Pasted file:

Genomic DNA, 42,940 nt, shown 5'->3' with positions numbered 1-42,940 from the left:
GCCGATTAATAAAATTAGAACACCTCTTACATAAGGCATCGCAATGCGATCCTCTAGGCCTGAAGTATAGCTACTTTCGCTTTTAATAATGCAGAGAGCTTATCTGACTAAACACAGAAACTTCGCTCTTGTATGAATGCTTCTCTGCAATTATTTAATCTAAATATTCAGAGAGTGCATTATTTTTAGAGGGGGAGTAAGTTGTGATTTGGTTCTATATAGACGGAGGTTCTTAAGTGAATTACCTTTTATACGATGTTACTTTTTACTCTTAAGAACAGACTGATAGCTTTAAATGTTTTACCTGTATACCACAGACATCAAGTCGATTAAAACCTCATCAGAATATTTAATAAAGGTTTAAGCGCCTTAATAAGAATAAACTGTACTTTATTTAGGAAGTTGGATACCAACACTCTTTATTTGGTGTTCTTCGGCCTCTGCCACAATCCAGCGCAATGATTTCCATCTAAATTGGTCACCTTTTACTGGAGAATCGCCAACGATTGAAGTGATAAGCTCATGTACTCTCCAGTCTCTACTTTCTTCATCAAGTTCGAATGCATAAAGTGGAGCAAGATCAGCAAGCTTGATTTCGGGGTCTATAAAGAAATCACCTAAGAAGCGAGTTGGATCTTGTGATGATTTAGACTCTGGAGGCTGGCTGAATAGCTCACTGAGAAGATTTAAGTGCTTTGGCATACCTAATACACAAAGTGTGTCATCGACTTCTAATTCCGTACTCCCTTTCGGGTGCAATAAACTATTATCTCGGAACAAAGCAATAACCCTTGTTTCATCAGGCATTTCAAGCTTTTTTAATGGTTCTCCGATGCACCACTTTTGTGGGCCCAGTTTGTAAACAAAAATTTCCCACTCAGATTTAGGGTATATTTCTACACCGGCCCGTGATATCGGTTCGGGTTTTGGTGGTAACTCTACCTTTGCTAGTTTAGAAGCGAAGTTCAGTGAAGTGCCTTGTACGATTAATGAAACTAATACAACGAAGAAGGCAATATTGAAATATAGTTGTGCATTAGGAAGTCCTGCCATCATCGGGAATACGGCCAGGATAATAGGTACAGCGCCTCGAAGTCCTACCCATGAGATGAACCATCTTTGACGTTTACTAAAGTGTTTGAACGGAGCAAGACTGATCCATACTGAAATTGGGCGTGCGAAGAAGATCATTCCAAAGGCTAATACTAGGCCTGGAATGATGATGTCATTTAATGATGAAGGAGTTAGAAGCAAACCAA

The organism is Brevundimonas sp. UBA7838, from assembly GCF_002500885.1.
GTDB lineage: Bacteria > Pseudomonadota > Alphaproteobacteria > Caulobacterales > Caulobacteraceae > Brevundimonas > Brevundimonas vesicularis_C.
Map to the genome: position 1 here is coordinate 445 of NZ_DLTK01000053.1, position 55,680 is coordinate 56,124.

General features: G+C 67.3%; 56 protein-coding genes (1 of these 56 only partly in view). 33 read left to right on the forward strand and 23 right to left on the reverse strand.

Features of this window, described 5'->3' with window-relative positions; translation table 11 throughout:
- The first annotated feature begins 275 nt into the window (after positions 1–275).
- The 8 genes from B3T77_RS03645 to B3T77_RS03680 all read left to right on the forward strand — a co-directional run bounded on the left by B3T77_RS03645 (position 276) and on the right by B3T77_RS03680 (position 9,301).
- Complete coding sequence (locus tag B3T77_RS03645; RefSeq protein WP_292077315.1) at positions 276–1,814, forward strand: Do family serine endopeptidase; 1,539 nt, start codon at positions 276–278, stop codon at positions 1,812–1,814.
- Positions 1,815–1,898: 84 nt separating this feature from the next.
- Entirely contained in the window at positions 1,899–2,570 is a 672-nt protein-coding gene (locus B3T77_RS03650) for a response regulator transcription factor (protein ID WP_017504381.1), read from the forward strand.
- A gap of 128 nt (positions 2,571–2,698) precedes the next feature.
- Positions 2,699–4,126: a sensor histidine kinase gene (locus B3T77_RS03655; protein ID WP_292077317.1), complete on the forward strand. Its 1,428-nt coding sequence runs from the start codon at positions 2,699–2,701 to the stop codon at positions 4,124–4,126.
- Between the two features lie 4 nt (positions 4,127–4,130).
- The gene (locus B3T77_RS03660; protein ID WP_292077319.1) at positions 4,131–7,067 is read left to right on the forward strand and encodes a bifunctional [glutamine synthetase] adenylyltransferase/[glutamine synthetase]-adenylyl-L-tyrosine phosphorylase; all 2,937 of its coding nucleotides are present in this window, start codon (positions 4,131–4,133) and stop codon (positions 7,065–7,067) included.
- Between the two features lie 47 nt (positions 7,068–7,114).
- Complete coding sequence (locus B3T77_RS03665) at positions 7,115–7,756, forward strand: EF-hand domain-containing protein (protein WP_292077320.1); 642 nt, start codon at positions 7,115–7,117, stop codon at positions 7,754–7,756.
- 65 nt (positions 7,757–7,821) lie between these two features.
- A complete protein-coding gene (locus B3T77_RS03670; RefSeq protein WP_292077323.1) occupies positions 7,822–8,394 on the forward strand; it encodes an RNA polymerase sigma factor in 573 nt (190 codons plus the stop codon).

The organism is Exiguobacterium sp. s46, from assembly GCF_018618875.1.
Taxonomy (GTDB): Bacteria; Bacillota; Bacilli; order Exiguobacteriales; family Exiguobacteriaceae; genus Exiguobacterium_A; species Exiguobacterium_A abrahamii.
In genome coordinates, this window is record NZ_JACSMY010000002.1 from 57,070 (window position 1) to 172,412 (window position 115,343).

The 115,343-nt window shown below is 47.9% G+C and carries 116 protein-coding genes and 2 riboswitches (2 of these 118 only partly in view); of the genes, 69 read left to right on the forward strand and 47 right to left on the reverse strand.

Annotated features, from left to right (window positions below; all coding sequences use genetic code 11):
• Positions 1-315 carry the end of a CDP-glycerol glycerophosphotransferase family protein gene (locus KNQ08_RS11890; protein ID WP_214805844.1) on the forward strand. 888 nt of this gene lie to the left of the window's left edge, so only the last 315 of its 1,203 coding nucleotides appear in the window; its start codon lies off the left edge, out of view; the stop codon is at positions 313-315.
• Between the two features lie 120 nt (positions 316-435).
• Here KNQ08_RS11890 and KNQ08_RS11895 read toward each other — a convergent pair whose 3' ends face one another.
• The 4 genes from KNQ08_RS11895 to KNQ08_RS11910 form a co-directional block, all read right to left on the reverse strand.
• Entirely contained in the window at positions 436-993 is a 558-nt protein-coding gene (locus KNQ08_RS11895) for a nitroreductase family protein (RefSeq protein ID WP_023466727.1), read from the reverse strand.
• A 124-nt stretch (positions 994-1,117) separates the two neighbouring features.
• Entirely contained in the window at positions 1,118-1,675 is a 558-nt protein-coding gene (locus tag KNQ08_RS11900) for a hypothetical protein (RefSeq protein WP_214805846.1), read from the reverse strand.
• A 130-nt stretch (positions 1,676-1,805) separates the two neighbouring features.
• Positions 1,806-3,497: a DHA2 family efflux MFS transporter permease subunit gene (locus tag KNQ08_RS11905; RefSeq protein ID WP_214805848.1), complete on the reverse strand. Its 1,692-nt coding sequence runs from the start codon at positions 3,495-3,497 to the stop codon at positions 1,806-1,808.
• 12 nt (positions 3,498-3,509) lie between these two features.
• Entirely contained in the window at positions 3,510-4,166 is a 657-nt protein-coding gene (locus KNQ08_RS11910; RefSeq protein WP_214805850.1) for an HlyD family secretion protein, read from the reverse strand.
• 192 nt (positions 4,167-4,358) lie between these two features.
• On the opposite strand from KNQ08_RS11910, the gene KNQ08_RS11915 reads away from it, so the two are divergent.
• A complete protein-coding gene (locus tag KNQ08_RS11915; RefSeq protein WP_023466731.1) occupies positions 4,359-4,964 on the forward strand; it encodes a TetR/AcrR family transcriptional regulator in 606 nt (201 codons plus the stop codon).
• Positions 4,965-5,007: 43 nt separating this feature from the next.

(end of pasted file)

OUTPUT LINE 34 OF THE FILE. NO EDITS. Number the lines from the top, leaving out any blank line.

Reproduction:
• Positions 1,806-3,497: a DHA2 family efflux MFS transporter permease subunit gene (locus tag KNQ08_RS11905; RefSeq protein ID WP_214805848.1), complete on the reverse strand. Its 1,692-nt coding sequence runs from the start codon at positions 3,495-3,497 to the stop codon at positions 1,806-1,808.